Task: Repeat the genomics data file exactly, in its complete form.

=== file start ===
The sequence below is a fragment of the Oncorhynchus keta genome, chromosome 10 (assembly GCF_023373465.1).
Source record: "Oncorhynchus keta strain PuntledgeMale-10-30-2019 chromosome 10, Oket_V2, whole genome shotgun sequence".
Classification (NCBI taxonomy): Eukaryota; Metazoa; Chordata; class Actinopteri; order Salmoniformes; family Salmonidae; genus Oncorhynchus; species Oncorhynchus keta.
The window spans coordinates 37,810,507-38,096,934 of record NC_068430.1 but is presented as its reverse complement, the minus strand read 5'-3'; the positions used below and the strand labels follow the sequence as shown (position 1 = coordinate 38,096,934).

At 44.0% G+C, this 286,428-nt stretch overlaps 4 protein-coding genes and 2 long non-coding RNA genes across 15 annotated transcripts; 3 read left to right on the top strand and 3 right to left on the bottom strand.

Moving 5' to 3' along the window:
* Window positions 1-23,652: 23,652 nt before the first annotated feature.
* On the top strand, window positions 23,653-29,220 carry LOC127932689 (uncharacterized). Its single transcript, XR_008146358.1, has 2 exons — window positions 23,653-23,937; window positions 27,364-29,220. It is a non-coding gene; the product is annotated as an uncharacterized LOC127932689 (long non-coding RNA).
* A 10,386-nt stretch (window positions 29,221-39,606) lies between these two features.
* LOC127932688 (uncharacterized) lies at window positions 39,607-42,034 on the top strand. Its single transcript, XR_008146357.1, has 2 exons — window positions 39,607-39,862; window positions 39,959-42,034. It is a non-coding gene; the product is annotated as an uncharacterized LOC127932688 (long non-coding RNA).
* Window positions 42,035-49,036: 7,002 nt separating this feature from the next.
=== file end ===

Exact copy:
The sequence below is a fragment of the Oncorhynchus keta genome, chromosome 10 (assembly GCF_023373465.1).
Source record: "Oncorhynchus keta strain PuntledgeMale-10-30-2019 chromosome 10, Oket_V2, whole genome shotgun sequence".
Classification (NCBI taxonomy): Eukaryota; Metazoa; Chordata; class Actinopteri; order Salmoniformes; family Salmonidae; genus Oncorhynchus; species Oncorhynchus keta.
The window spans coordinates 37,810,507-38,096,934 of record NC_068430.1 but is presented as its reverse complement, the minus strand read 5'-3'; the positions used below and the strand labels follow the sequence as shown (position 1 = coordinate 38,096,934).

At 44.0% G+C, this 286,428-nt stretch overlaps 4 protein-coding genes and 2 long non-coding RNA genes across 15 annotated transcripts; 3 read left to right on the top strand and 3 right to left on the bottom strand.

Moving 5' to 3' along the window:
* Window positions 1-23,652: 23,652 nt before the first annotated feature.
* On the top strand, window positions 23,653-29,220 carry LOC127932689 (uncharacterized). Its single transcript, XR_008146358.1, has 2 exons — window positions 23,653-23,937; window positions 27,364-29,220. It is a non-coding gene; the product is annotated as an uncharacterized LOC127932689 (long non-coding RNA).
* A 10,386-nt stretch (window positions 29,221-39,606) lies between these two features.
* LOC127932688 (uncharacterized) lies at window positions 39,607-42,034 on the top strand. Its single transcript, XR_008146357.1, has 2 exons — window positions 39,607-39,862; window positions 39,959-42,034. It is a non-coding gene; the product is annotated as an uncharacterized LOC127932688 (long non-coding RNA).
* Window positions 42,035-49,036: 7,002 nt separating this feature from the next.